The Mountains of Arran, by Anna Blunden later Martino, 1829-1915. Watercolour. 1873. Size: 37 x 70 cm. Private Collection.

Particular areas of Britain long acknowledged to be especially picturesque, beautiful or sublime included the Lake District, North Wales and Scotland, although the last of these seems to have made only this one appearance in Blunden’s exhibition record. It is tempting to speculate that a northern journey at this time might have been curtailed by the pregnancy that followed the artist's marriage, leading to the birth of her daughter Violet in 1874.

The low viewpoint Blunden employs in this painting contrasts with the point of view used in View near the Lizard, where the height of the cliffs is the natural feature that the artist wishes to emphasise. However, the use of staffage (small figures placed in the scene to set scale and invite the viewer to enter into the view presented) is common to both these compositions, and a long-established device in landscape painting.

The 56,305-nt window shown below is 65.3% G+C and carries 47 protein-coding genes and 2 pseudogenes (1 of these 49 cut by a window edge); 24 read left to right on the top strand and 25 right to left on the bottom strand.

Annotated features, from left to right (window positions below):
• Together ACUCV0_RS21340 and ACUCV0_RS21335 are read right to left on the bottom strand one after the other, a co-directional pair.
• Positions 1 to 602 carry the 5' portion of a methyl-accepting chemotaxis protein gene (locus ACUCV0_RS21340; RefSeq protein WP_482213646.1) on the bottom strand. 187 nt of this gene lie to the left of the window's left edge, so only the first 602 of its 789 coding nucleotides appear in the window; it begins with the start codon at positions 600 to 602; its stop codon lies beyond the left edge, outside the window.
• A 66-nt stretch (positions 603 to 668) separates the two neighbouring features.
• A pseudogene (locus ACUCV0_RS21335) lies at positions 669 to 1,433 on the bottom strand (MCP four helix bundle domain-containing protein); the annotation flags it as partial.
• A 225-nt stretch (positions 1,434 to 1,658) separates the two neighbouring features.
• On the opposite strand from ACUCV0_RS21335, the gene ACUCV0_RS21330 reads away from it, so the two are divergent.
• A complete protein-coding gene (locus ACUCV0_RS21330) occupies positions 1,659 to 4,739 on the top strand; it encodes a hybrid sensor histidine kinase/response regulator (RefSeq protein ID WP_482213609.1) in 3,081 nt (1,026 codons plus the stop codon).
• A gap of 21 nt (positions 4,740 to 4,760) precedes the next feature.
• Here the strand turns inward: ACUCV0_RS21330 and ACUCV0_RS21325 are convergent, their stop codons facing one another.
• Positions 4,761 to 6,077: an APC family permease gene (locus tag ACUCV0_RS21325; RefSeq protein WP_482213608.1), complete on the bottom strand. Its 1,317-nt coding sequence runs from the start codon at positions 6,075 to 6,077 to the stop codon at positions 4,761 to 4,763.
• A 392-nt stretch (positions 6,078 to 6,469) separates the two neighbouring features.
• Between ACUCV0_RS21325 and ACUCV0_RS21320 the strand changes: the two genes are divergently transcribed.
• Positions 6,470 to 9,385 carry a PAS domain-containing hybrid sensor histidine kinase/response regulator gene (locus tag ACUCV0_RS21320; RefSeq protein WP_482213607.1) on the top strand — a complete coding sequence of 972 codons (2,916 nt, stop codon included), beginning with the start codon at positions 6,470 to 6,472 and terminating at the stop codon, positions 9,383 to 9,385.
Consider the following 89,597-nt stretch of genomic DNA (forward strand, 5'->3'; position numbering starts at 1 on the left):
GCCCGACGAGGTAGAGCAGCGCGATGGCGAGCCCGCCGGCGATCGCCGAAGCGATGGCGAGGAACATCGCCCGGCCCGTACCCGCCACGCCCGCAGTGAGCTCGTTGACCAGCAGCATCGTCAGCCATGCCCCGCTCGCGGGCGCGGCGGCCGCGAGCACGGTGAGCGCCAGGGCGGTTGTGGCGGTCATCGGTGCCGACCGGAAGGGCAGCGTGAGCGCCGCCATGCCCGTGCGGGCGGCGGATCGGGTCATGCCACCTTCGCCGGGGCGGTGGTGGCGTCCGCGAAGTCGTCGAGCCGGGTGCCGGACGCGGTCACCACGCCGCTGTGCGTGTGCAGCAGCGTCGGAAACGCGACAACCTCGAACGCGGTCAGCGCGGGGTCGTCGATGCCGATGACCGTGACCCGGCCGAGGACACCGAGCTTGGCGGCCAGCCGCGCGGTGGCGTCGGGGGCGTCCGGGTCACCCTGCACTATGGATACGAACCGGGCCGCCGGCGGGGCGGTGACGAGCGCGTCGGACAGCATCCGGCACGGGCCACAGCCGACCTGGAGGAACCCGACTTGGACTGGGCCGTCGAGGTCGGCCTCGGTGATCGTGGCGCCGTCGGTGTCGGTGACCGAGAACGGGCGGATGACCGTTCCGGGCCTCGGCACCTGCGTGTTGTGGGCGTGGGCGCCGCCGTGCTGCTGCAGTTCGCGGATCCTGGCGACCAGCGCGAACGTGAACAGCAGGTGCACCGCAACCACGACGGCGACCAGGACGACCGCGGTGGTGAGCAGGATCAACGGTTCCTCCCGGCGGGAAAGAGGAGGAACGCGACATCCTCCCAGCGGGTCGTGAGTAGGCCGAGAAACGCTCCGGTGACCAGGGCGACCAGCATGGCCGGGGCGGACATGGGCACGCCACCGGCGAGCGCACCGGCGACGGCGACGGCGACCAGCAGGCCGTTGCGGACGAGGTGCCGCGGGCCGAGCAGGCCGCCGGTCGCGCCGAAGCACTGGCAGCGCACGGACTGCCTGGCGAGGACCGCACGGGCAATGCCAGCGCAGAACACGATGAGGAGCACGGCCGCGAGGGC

Links to related material


Staley, Allen. The Pre-Raphaelite Landscape. New Haven: Yale University Press, 1973 and 2001.

Staley, Allen, and Christopher Newall. Pre-Raphaelite Vision: truth to nature. London: Tate Publishing, 2004.

Created 8 April 2022